Definition of Plagium

1. n. Manstealing; kidnaping.



Definition of Plagium

1. Noun. (obsolete legal) kidnapping, especially of a child ¹

¹ Source: wiktionary.com

Definition of Plagium

1. the crime of kidnapping [n -S]

Plagium Pictures

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Lexicographical Neighbors of Plagium

plagioclase
plagioclases
plagioclasic
plagioclastic
plagioclimax
plagionite
plagiosere
plagioseres
plagiostomatous
plagiostome
plagiostomes
plagiostomi
plagiostomous
plagiotremata
plagiotropic
plagium (current term)
plagiums
plagose
plague
plague bacillus
plague pneumonia
plague septicaemia
plague spot
plague vaccine
plagued
plagueful
plagueless
plaguelike
plaguer
plaguers

Literary usage of Plagium

Below you will find example usage of this term as found in modern and/or classical literature:

1. Encyclopædia Americana: A Popular Dictionary of Arts, Sciences, Literature edited by Francis Lieber, Edward Wigglesworth, Thomas Gamaliel Bradford, Henry Vethake (1851)
"plagium, in the Roman law, is the crime of stealing the slave of another, or of kidnapping a free person, in order to make him a slave. ..."

2. Studies in Roman Law, with Comparative Views of the Laws of France, England by Thomas Mackenzie Mackenzie (1865)
"This custom prevailed among the ancient Germans,5 and was incorporated as law in the provisions of the barbarian codes. plagium. ..."

3. Arguments and Decisions, in Remarkable Cases: Before the High Court of by John Maclaurin Dreghorn (1774)
"February 3. 1752. His MAJESTY'S ADVOCATE, AGAINST HELEN TORRENCE and JEAN WALDIE. plagium.—Murder.—Plea of pregnancy over-ruled on a report by mid~ wives. ..."

4. A Dictionary of American and English Law: With Definitions of the Technical by Stewart Rapalje, Robert Linn Lawrence (1888)
"... or confined, sold, gave, or bought a citizen (whether freeborn ora Creed- man), or the slave of another ; the offense being called plagium ..."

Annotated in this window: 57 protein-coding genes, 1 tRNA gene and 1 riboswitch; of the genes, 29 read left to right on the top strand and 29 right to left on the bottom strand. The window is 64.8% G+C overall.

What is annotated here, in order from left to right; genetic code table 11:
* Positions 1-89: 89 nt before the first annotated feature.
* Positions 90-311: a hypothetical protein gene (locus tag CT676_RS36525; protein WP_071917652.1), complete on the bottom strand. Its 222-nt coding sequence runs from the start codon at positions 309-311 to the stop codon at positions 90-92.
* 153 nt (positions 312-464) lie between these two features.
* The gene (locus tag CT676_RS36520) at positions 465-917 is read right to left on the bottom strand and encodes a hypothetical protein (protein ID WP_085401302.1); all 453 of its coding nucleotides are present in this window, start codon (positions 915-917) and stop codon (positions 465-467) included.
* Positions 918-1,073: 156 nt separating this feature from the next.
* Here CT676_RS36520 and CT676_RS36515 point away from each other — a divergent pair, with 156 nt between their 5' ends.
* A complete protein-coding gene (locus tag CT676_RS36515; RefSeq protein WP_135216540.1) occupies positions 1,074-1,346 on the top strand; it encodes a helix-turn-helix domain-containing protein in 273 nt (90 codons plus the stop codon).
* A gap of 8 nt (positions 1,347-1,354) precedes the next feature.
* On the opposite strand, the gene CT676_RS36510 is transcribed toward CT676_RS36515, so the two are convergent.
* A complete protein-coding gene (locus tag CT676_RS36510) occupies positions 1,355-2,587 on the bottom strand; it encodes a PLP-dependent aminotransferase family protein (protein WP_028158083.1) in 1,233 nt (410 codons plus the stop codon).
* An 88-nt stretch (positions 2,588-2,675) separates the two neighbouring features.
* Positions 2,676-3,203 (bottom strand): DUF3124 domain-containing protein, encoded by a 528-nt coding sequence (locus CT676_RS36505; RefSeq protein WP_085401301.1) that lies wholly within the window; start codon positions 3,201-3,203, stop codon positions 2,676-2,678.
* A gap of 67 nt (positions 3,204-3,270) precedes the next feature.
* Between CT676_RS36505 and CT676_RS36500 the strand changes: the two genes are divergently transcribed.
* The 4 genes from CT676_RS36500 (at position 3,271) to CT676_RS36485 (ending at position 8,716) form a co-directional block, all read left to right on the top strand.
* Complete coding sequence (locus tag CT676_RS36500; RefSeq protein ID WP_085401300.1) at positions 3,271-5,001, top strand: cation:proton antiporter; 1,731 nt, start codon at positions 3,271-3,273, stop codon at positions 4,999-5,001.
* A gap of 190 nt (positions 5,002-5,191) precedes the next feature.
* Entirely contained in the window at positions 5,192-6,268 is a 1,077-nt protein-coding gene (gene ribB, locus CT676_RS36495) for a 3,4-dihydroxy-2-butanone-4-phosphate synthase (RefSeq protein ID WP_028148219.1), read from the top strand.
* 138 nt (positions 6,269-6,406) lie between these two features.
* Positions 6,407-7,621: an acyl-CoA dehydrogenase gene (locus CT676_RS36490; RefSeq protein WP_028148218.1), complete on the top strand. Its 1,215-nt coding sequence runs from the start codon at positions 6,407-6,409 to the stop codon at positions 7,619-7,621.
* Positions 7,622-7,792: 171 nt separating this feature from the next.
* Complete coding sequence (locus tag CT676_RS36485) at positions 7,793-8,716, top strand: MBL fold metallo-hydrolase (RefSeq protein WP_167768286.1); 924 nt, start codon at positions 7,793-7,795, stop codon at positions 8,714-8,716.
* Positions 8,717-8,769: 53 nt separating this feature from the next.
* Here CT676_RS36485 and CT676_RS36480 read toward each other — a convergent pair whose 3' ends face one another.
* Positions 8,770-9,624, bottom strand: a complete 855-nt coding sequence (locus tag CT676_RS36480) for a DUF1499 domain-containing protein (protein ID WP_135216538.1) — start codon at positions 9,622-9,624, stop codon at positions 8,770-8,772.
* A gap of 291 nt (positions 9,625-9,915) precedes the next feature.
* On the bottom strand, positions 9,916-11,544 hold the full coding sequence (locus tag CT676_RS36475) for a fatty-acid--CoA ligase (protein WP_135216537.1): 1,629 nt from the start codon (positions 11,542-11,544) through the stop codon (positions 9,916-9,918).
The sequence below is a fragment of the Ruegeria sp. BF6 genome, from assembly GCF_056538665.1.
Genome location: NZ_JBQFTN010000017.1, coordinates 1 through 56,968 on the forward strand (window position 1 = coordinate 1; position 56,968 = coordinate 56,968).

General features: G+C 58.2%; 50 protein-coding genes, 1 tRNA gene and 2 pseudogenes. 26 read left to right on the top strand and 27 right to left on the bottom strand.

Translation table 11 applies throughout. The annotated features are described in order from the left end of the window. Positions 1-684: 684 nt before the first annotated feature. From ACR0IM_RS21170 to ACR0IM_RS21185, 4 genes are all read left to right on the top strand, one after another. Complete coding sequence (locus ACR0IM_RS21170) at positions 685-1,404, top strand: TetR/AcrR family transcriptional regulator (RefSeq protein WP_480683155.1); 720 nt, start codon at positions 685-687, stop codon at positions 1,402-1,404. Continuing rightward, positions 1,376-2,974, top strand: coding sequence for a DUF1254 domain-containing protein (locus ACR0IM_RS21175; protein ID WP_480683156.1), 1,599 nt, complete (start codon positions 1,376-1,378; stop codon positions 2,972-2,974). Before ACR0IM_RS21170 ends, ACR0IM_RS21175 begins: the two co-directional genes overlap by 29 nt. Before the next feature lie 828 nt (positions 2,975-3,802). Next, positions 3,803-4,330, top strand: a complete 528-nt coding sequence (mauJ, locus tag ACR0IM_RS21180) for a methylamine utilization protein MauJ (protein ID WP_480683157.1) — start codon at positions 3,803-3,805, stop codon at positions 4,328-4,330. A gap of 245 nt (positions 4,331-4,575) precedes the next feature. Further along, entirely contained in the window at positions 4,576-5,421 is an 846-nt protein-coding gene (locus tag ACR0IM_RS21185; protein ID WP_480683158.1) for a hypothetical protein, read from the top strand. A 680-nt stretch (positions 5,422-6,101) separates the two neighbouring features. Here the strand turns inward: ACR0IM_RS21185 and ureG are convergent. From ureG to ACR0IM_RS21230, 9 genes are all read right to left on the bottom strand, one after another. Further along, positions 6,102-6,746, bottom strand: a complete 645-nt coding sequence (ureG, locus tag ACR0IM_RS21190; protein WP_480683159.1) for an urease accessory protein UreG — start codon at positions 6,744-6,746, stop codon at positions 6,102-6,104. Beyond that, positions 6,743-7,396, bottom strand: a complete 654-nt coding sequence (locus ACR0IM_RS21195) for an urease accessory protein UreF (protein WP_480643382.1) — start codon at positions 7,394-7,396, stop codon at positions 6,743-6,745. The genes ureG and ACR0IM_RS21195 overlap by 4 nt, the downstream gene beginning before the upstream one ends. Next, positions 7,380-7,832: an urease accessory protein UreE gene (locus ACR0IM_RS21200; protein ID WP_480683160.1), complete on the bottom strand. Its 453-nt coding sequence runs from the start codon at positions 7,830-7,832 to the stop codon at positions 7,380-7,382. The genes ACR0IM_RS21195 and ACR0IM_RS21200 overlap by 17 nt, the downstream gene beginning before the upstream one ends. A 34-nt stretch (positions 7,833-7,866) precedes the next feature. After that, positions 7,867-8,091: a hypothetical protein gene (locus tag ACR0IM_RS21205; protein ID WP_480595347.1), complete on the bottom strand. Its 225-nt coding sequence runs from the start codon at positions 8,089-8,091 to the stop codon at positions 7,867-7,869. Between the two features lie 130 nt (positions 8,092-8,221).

5. Digest of Cases Decided in the Supreme Courts of Scotland, from 1800 to 1842; by Patrick Shaw, Scotland Courts, Great Britain Parliament. House of Lords (1864)
"In plagium it is immaterial whether the child said to have been stolen have been taken away lucri faciendi causa or not. (5.) A panel convicted of the theft ..."

6. Encyclopædia Americana: A Popular Dictionary of Arts, Sciences, Literature edited by Francis Lieber, Edward Wigglesworth, Thomas Gamaliel Bradford, Henry Vethake (1851)
"plagium, in the Roman law, is the crime of stealing the slave of another, or of kidnapping a free person, in order to make him a slave. ..."

7. Studies in Roman Law, with Comparative Views of the Laws of France, England by Thomas Mackenzie Mackenzie (1865)
"This custom prevailed among the ancient Germans,5 and was incorporated as law in the provisions of the barbarian codes. plagium. ..."

8. Arguments and Decisions, in Remarkable Cases: Before the High Court of by John Maclaurin Dreghorn (1774)
"February 3. 1752. His MAJESTY'S ADVOCATE, AGAINST HELEN TORRENCE and JEAN WALDIE. plagium.—Murder.—Plea of pregnancy over-ruled on a report by mid~ wives. ..."

9. A Dictionary of American and English Law: With Definitions of the Technical by Stewart Rapalje, Robert Linn Lawrence (1888)
"... or confined, sold, gave, or bought a citizen (whether freeborn ora Creed- man), or the slave of another ; the offense being called plagium ..."

10. Digest of Cases Decided in the Supreme Courts of Scotland, from 1800 to 1842; by Patrick Shaw, Scotland Courts, Great Britain Parliament. House of Lords (1864)
"In plagium it is immaterial whether the child said to have been stolen have been taken away lucri faciendi causa or not. (5.) A panel convicted of the theft ..."

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